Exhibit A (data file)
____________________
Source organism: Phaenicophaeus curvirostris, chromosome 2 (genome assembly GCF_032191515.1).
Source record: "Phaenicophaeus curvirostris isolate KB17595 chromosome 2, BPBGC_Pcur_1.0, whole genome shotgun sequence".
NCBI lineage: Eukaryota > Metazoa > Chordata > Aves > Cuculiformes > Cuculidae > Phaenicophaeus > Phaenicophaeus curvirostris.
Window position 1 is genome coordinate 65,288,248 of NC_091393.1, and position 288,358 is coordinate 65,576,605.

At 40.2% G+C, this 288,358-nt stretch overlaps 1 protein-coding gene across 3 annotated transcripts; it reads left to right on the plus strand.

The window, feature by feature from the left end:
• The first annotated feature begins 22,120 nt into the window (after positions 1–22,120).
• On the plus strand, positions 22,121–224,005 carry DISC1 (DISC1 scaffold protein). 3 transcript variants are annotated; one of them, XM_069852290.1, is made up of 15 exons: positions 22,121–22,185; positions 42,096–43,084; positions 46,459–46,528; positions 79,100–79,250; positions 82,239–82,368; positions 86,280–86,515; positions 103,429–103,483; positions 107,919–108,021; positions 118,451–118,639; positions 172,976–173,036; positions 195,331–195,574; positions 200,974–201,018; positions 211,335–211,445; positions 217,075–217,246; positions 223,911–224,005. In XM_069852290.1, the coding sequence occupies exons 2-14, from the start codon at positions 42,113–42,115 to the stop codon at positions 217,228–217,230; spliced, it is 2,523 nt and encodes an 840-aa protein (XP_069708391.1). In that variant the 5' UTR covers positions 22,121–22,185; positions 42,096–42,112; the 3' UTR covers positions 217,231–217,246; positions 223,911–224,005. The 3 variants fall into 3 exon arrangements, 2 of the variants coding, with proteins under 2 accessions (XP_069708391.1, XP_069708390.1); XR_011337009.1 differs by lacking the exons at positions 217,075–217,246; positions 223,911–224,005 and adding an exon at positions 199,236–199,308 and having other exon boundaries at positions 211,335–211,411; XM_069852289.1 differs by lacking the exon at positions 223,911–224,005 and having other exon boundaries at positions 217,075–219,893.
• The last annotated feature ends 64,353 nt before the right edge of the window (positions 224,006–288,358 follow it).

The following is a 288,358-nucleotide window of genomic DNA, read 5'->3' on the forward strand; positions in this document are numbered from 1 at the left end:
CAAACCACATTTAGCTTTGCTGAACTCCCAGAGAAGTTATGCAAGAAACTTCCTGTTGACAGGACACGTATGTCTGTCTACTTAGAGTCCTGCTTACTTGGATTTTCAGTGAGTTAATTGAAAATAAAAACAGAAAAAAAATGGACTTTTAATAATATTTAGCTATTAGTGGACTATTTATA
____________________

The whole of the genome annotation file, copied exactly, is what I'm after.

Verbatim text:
Source organism: Phaenicophaeus curvirostris, chromosome 2 (genome assembly GCF_032191515.1).
Source record: "Phaenicophaeus curvirostris isolate KB17595 chromosome 2, BPBGC_Pcur_1.0, whole genome shotgun sequence".
NCBI lineage: Eukaryota > Metazoa > Chordata > Aves > Cuculiformes > Cuculidae > Phaenicophaeus > Phaenicophaeus curvirostris.
Window position 1 is genome coordinate 65,288,248 of NC_091393.1, and position 288,358 is coordinate 65,576,605.

At 40.2% G+C, this 288,358-nt stretch overlaps 1 protein-coding gene across 3 annotated transcripts; it reads left to right on the plus strand.

The window, feature by feature from the left end:
• The first annotated feature begins 22,120 nt into the window (after positions 1–22,120).
• On the plus strand, positions 22,121–224,005 carry DISC1 (DISC1 scaffold protein). 3 transcript variants are annotated; one of them, XM_069852290.1, is made up of 15 exons: positions 22,121–22,185; positions 42,096–43,084; positions 46,459–46,528; positions 79,100–79,250; positions 82,239–82,368; positions 86,280–86,515; positions 103,429–103,483; positions 107,919–108,021; positions 118,451–118,639; positions 172,976–173,036; positions 195,331–195,574; positions 200,974–201,018; positions 211,335–211,445; positions 217,075–217,246; positions 223,911–224,005. In XM_069852290.1, the coding sequence occupies exons 2-14, from the start codon at positions 42,113–42,115 to the stop codon at positions 217,228–217,230; spliced, it is 2,523 nt and encodes an 840-aa protein (XP_069708391.1). In that variant the 5' UTR covers positions 22,121–22,185; positions 42,096–42,112; the 3' UTR covers positions 217,231–217,246; positions 223,911–224,005. The 3 variants fall into 3 exon arrangements, 2 of the variants coding, with proteins under 2 accessions (XP_069708391.1, XP_069708390.1); XR_011337009.1 differs by lacking the exons at positions 217,075–217,246; positions 223,911–224,005 and adding an exon at positions 199,236–199,308 and having other exon boundaries at positions 211,335–211,411; XM_069852289.1 differs by lacking the exon at positions 223,911–224,005 and having other exon boundaries at positions 217,075–219,893.
• The last annotated feature ends 64,353 nt before the right edge of the window (positions 224,006–288,358 follow it).

The following is a 288,358-nucleotide window of genomic DNA, read 5'->3' on the forward strand; positions in this document are numbered from 1 at the left end:
CAAACCACATTTAGCTTTGCTGAACTCCCAGAGAAGTTATGCAAGAAACTTCCTGTTGACAGGACACGTATGTCTGTCTACTTAGAGTCCTGCTTACTTGGATTTTCAGTGAGTTAATTGAAAATAAAAACAGAAAAAAAATGGACTTTTAATAATATTTAGCTATTAGTGGACTATTTATA